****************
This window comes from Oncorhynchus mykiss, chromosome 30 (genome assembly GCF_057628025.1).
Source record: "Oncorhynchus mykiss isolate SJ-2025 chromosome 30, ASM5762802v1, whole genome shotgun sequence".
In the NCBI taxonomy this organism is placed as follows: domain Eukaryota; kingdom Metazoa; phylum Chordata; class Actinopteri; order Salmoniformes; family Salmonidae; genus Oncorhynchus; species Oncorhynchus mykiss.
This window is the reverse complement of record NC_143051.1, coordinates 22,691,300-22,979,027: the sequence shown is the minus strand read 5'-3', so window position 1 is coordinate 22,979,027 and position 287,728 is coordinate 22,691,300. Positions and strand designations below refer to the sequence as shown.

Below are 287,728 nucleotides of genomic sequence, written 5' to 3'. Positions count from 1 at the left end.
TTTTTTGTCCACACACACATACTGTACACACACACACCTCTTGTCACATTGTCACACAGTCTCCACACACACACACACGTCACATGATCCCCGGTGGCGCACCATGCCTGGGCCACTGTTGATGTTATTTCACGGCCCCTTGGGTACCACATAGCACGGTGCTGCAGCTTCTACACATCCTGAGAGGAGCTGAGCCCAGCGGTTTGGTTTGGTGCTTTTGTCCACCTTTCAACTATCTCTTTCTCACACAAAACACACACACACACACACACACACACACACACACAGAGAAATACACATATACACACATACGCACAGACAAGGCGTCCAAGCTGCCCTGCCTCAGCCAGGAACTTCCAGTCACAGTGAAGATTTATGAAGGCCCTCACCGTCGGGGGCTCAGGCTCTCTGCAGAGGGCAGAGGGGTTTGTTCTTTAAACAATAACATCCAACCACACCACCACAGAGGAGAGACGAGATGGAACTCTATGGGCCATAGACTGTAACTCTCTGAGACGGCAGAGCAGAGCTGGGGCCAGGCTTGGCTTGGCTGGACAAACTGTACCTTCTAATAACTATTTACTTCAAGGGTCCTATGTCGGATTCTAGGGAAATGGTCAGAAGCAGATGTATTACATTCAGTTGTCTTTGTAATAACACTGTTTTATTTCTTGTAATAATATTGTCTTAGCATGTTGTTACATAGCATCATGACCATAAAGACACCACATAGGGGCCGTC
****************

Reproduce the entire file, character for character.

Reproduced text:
This window comes from Oncorhynchus mykiss, chromosome 30 (genome assembly GCF_057628025.1).
Source record: "Oncorhynchus mykiss isolate SJ-2025 chromosome 30, ASM5762802v1, whole genome shotgun sequence".
In the NCBI taxonomy this organism is placed as follows: domain Eukaryota; kingdom Metazoa; phylum Chordata; class Actinopteri; order Salmoniformes; family Salmonidae; genus Oncorhynchus; species Oncorhynchus mykiss.
This window is the reverse complement of record NC_143051.1, coordinates 22,691,300-22,979,027: the sequence shown is the minus strand read 5'-3', so window position 1 is coordinate 22,979,027 and position 287,728 is coordinate 22,691,300. Positions and strand designations below refer to the sequence as shown.

Below are 287,728 nucleotides of genomic sequence, written 5' to 3'. Positions count from 1 at the left end.
TTTTTTGTCCACACACACATACTGTACACACACACACCTCTTGTCACATTGTCACACAGTCTCCACACACACACACACGTCACATGATCCCCGGTGGCGCACCATGCCTGGGCCACTGTTGATGTTATTTCACGGCCCCTTGGGTACCACATAGCACGGTGCTGCAGCTTCTACACATCCTGAGAGGAGCTGAGCCCAGCGGTTTGGTTTGGTGCTTTTGTCCACCTTTCAACTATCTCTTTCTCACACAAAACACACACACACACACACACACACACACACACACAGAGAAATACACATATACACACATACGCACAGACAAGGCGTCCAAGCTGCCCTGCCTCAGCCAGGAACTTCCAGTCACAGTGAAGATTTATGAAGGCCCTCACCGTCGGGGGCTCAGGCTCTCTGCAGAGGGCAGAGGGGTTTGTTCTTTAAACAATAACATCCAACCACACCACCACAGAGGAGAGACGAGATGGAACTCTATGGGCCATAGACTGTAACTCTCTGAGACGGCAGAGCAGAGCTGGGGCCAGGCTTGGCTTGGCTGGACAAACTGTACCTTCTAATAACTATTTACTTCAAGGGTCCTATGTCGGATTCTAGGGAAATGGTCAGAAGCAGATGTATTACATTCAGTTGTCTTTGTAATAACACTGTTTTATTTCTTGTAATAATATTGTCTTAGCATGTTGTTACATAGCATCATGACCATAAAGACACCACATAGGGGCCGTC